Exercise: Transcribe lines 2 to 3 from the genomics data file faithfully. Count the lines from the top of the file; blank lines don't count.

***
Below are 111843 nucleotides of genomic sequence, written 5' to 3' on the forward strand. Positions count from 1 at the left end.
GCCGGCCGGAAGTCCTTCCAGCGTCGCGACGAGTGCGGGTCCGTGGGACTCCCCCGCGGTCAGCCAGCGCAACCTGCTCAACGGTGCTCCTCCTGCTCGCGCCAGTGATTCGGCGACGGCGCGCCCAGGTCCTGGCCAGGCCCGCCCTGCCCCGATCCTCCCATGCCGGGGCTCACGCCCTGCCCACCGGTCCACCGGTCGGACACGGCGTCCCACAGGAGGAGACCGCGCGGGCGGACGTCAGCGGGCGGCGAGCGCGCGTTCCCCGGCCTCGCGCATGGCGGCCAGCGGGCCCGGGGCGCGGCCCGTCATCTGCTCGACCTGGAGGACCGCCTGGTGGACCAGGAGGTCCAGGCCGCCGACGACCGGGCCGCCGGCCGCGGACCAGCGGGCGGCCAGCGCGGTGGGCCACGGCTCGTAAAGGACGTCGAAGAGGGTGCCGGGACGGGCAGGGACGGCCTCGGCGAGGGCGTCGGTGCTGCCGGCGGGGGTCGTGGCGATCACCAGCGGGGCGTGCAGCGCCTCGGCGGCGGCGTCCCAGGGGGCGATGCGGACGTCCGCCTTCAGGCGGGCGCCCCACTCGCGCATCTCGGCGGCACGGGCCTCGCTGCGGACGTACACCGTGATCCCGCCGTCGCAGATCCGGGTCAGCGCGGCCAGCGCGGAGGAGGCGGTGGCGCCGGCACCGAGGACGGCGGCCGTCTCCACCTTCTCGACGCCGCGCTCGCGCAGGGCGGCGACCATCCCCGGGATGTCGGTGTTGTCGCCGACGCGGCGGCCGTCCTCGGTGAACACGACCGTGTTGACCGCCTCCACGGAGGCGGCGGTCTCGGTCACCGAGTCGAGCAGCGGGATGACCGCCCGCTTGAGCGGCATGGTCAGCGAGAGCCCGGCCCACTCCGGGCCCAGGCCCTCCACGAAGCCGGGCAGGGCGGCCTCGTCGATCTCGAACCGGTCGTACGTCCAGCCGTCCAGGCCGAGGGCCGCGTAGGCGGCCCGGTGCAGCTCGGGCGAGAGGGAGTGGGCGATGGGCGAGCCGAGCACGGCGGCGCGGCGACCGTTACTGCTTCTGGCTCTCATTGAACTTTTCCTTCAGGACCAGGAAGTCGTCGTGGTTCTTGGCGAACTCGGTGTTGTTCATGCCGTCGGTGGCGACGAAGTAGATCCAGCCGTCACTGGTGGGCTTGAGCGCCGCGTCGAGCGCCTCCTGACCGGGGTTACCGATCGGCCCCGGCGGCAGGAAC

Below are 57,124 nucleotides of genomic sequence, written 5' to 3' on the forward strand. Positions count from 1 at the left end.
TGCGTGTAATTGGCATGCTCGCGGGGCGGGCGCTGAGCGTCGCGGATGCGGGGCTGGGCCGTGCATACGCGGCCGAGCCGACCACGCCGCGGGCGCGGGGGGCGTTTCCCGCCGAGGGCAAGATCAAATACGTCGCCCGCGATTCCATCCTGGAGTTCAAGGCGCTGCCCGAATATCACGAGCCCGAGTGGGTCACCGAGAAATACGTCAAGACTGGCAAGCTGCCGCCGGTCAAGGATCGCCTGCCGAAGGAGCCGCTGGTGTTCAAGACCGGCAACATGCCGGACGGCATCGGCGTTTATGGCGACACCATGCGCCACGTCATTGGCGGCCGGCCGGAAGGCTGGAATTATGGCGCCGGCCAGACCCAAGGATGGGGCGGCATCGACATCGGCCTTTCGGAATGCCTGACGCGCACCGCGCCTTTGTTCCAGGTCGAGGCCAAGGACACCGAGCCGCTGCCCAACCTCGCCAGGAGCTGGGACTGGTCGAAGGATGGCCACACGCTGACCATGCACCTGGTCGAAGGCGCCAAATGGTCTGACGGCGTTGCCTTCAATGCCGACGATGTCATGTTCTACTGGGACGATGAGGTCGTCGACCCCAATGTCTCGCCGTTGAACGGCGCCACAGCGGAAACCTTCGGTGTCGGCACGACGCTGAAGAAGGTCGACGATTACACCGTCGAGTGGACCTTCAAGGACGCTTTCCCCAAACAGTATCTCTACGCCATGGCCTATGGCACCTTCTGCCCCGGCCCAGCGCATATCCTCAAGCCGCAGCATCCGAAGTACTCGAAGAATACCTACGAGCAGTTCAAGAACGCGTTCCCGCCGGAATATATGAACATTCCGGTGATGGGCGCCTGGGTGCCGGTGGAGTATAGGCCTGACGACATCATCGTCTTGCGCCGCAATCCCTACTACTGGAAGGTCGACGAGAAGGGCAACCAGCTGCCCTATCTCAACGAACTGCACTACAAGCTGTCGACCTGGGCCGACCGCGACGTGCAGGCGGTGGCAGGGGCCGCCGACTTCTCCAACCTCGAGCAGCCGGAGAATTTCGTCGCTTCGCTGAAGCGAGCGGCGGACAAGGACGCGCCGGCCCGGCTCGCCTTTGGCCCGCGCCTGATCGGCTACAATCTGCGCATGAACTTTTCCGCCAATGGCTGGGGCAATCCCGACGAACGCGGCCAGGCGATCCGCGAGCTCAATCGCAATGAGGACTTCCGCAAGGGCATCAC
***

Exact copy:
GCCGGCCGGAAGTCCTTCCAGCGTCGCGACGAGTGCGGGTCCGTGGGACTCCCCCGCGGTCAGCCAGCGCAACCTGCTCAACGGTGCTCCTCCTGCTCGCGCCAGTGATTCGGCGACGGCGCGCCCAGGTCCTGGCCAGGCCCGCCCTGCCCCGATCCTCCCATGCCGGGGCTCACGCCCTGCCCACCGGTCCACCGGTCGGACACGGCGTCCCACAGGAGGAGACCGCGCGGGCGGACGTCAGCGGGCGGCGAGCGCGCGTTCCCCGGCCTCGCGCATGGCGGCCAGCGGGCCCGGGGCGCGGCCCGTCATCTGCTCGACCTGGAGGACCGCCTGGTGGACCAGGAGGTCCAGGCCGCCGACGACCGGGCCGCCGGCCGCGGACCAGCGGGCGGCCAGCGCGGTGGGCCACGGCTCGTAAAGGACGTCGAAGAGGGTGCCGGGACGGGCAGGGACGGCCTCGGCGAGGGCGTCGGTGCTGCCGGCGGGGGTCGTGGCGATCACCAGCGGGGCGTGCAGCGCCTCGGCGGCGGCGTCCCAGGGGGCGATGCGGACGTCCGCCTTCAGGCGGGCGCCCCACTCGCGCATCTCGGCGGCACGGGCCTCGCTGCGGACGTACACCGTGATCCCGCCGTCGCAGATCCGGGTCAGCGCGGCCAGCGCGGAGGAGGCGGTGGCGCCGGCACCGAGGACGGCGGCCGTCTCCACCTTCTCGACGCCGCGCTCGCGCAGGGCGGCGACCATCCCCGGGATGTCGGTGTTGTCGCCGACGCGGCGGCCGTCCTCGGTGAACACGACCGTGTTGACCGCCTCCACGGAGGCGGCGGTCTCGGTCACCGAGTCGAGCAGCGGGATGACCGCCCGCTTGAGCGGCATGGTCAGCGAGAGCCCGGCCCACTCCGGGCCCAGGCCCTCCACGAAGCCGGGCAGGGCGGCCTCGTCGATCTCGAACCGGTCGTACGTCCAGCCGTCCAGGCCGAGGGCCGCGTAGGCGGCCCGGTGCAGCTCGGGCGAGAGGGAGTGGGCGATGGGCGAGCCGAGCACGGCGGCGCGGCGACCGTTACTGCTTCTGGCTCTCATTGAACTTTTCCTTCAGGACCAGGAAGTCGTCGTGGTTCTTGGCGAACTCGGTGTTGTTCATGCCGTCGGTGGCGACGAAGTAGATCCAGCCGTCACTGGTGGGCTTGAGCGCCGCGTCGAGCGCCTCCTGACCGGGGTTACCGATCGGCCCCGGCGGCAGGAAC

Below are 57,124 nucleotides of genomic sequence, written 5' to 3' on the forward strand. Positions count from 1 at the left end.